For the last few months, the holiday collision known as Thanksgivukkah has been on every American Jew’s mind, or at least their Facebook wall. The Internet has blown up like butternut squash gone horribly wrong with articles about menus, decorations, and even special Thanksgivukkah sex. It’s all in good fun, of course, but it also doubles the pressure of what can already be a stressful day of cooking and party planning. This year, it might not be enough to fall back on Grandma’s trusty mashed potatoes recipe — you have to make pecan-pie rugelach and find a menurkey.
But for interfaith families like mine (pictured below; I’m in the middle in the top row), dealing with overlapping significant holidays is not a new phenomenon, and certainly not one worth stressing over. In fact, it feels perfectly natural. We’ve done this a million times. We learned about Thanksgivukkah, smiled at an image of a black kippa adorned with a gold pilgrim buckle, and thought, “We’ve got this.”
Not because our table will necessarily look like something out of a magazine, mind you. In fact, my sister Caitlin and I aren’t even entirely sure what we’re going to do, other than light a menorah and play dreidel (we celebrate Thanksgiving ourselves at her house in Boston, because flying from our east coast homes to our parents’ residence in Utah is prohibitively expensive). Latkes might wait until Friday night, or they might not. My mother might add brisket and a cornucopia of gelt to her Thanksgiving table, or she might not. We feel comfortable waiting to make such decisions because we know that the most important part of a successful holiday blend is doing what feels natural and true to your family, at that particular moment. Whatever happens, it will be meaningful, fun and delicious.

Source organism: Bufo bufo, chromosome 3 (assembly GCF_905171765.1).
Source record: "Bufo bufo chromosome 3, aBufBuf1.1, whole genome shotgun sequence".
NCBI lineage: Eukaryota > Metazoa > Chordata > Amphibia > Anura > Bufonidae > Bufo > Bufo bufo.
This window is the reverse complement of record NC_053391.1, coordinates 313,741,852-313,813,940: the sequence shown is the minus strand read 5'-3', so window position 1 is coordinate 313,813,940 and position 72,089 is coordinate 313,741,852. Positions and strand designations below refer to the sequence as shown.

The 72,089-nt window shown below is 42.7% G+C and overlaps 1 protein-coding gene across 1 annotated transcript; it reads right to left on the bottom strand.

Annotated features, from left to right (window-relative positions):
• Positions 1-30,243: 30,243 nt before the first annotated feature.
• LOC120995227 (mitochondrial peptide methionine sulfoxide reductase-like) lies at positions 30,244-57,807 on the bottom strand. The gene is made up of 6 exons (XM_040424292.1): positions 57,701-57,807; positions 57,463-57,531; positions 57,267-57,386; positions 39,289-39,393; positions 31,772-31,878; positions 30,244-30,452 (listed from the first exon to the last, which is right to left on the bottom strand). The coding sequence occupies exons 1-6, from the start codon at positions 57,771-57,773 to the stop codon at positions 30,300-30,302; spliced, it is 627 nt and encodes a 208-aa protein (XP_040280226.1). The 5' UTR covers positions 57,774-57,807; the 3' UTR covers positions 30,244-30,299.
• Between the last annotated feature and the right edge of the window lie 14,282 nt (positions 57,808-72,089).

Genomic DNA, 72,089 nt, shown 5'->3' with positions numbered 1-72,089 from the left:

Growing up with a Jewish mother and a Christian father, we’ve seen plenty of holidays overlap and expressed them in myriad incarnations. Because of its proximity to Christmas, Hanukkah has had the most variations over the years. (Yes, my parents call the dual celebrations Chrismukkuah.) It’s been a big deal, with piles of latkes and gallons of matzo ball soup and dreidels. It’s been a small deal, during the years of my childhood when my parents were too stressed out about money and work to do much more than light the menorah. When my sisters and I lived as adults in Utah, we threw our own Hanukkah parties that were attended mainly by Mormons. As adults my sisters and I have thrown our own Hanukkah parties — which were mainly attended by Mormons, since we lived in Utah at the time.
My favorite approach to the Festival of Lights is a glorious mashing of traditions. The best years are when Hanukkah falls over Christmas and after attending Christmas Eve service, we come home and make latkes and light the menorah and drink wine under the sparkling tree. Sometimes we sing holiday songs like “Frosty the Snowman” but my sisters and I insist that our family avoids the religious carols. We got enough of the Jesus story at church, and since none of us believe that he was the messiah, it feels right to leave him there. My mother likes to lead a rousing chorus Adam Sandler’s “Hanukkah Song,” too.
I like this approach because it feels uniquely reflective of my identity. Some may argue that both holidays are watered down, and maybe they are, but in the moment I don’t notice the subtractions, only the additions. Many of my other favorite holidays — both religious and secular — have been adapted from the traditional in some way or another to reflect mine and my family’s own identity. We often spend Christmas hiking instead of at church, and have been known to celebrate summer solstice more intensely than Independence Day. My sister Caitlin’s birthday is on Halloween, so that’s a mashup, too. And the older I get, the more important celebrations that reflect identity seem to be, and the less important ones that are done purely for ritual’s sake become. (For example, the Easter story doesn’t speak to me, and I haven’t celebrated the holiday in any form since high school.)
So I’m excited about a new form of Hanukkah — one with turkeys, pies and statements of gratitude. It feels natural to try out this combination. My comfort with the concept of blended holidays lowers the pressure for pulling off the novel table perfectly, but also gives with the confidence to know that regardless of intricacy of decorations, my family’s holiday will reflect our personalities in a natural, meaningful way.
Hanukkah celebrates a light that did not go out. And whether or not that light’s lit in a traditional menorah or in a turkey’s tail feathers, I believe that the most important way to keep the light shining is to celebrate the holiday in a way that feels honest and relevant.